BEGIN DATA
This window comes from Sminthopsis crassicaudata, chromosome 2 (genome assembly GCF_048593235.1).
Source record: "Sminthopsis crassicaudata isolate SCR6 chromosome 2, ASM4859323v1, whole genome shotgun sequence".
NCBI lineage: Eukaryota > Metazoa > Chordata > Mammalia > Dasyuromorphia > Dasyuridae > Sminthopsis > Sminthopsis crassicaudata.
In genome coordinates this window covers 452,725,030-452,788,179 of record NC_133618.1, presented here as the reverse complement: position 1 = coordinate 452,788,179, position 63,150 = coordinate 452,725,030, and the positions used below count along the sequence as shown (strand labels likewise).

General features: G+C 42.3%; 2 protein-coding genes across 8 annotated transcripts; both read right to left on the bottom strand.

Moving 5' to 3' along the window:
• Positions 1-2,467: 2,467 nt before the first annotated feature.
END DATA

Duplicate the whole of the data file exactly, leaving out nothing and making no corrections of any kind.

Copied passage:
This window comes from Sminthopsis crassicaudata, chromosome 2 (genome assembly GCF_048593235.1).
Source record: "Sminthopsis crassicaudata isolate SCR6 chromosome 2, ASM4859323v1, whole genome shotgun sequence".
NCBI lineage: Eukaryota > Metazoa > Chordata > Mammalia > Dasyuromorphia > Dasyuridae > Sminthopsis > Sminthopsis crassicaudata.
In genome coordinates this window covers 452,725,030-452,788,179 of record NC_133618.1, presented here as the reverse complement: position 1 = coordinate 452,788,179, position 63,150 = coordinate 452,725,030, and the positions used below count along the sequence as shown (strand labels likewise).

General features: G+C 42.3%; 2 protein-coding genes across 8 annotated transcripts; both read right to left on the bottom strand.

Moving 5' to 3' along the window:
• Positions 1-2,467: 2,467 nt before the first annotated feature.